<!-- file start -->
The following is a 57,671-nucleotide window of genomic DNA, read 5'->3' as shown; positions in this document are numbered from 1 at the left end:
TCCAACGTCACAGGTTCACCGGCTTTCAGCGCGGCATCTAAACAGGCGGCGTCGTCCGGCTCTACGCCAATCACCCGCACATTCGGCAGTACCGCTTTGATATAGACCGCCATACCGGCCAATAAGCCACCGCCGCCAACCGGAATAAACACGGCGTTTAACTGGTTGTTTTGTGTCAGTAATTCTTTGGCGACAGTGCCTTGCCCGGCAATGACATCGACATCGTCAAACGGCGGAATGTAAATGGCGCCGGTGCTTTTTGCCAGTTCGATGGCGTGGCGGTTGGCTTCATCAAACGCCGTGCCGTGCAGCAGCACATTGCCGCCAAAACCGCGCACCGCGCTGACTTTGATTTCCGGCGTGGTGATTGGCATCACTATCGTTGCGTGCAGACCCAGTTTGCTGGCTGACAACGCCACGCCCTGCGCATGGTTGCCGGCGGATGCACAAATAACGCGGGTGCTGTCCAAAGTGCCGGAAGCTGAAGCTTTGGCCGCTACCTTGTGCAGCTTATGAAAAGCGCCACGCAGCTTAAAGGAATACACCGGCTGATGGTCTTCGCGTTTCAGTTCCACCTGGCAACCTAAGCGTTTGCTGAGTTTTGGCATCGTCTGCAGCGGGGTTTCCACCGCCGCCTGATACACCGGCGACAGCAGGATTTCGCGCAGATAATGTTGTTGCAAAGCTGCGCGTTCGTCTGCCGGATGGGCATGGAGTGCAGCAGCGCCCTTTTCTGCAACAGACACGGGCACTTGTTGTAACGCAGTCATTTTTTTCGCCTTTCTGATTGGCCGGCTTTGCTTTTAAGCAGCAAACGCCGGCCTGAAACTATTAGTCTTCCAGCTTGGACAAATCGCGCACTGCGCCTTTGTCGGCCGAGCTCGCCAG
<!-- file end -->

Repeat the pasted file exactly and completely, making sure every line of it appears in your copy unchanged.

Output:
The following is a 57,671-nucleotide window of genomic DNA, read 5'->3' as shown; positions in this document are numbered from 1 at the left end:
TCCAACGTCACAGGTTCACCGGCTTTCAGCGCGGCATCTAAACAGGCGGCGTCGTCCGGCTCTACGCCAATCACCCGCACATTCGGCAGTACCGCTTTGATATAGACCGCCATACCGGCCAATAAGCCACCGCCGCCAACCGGAATAAACACGGCGTTTAACTGGTTGTTTTGTGTCAGTAATTCTTTGGCGACAGTGCCTTGCCCGGCAATGACATCGACATCGTCAAACGGCGGAATGTAAATGGCGCCGGTGCTTTTTGCCAGTTCGATGGCGTGGCGGTTGGCTTCATCAAACGCCGTGCCGTGCAGCAGCACATTGCCGCCAAAACCGCGCACCGCGCTGACTTTGATTTCCGGCGTGGTGATTGGCATCACTATCGTTGCGTGCAGACCCAGTTTGCTGGCTGACAACGCCACGCCCTGCGCATGGTTGCCGGCGGATGCACAAATAACGCGGGTGCTGTCCAAAGTGCCGGAAGCTGAAGCTTTGGCCGCTACCTTGTGCAGCTTATGAAAAGCGCCACGCAGCTTAAAGGAATACACCGGCTGATGGTCTTCGCGTTTCAGTTCCACCTGGCAACCTAAGCGTTTGCTGAGTTTTGGCATCGTCTGCAGCGGGGTTTCCACCGCCGCCTGATACACCGGCGACAGCAGGATTTCGCGCAGATAATGTTGTTGCAAAGCTGCGCGTTCGTCTGCCGGATGGGCATGGAGTGCAGCAGCGCCCTTTTCTGCAACAGACACGGGCACTTGTTGTAACGCAGTCATTTTTTTCGCCTTTCTGATTGGCCGGCTTTGCTTTTAAGCAGCAAACGCCGGCCTGAAACTATTAGTCTTCCAGCTTGGACAAATCGCGCACTGCGCCTTTGTCGGCCGAGCTCGCCAG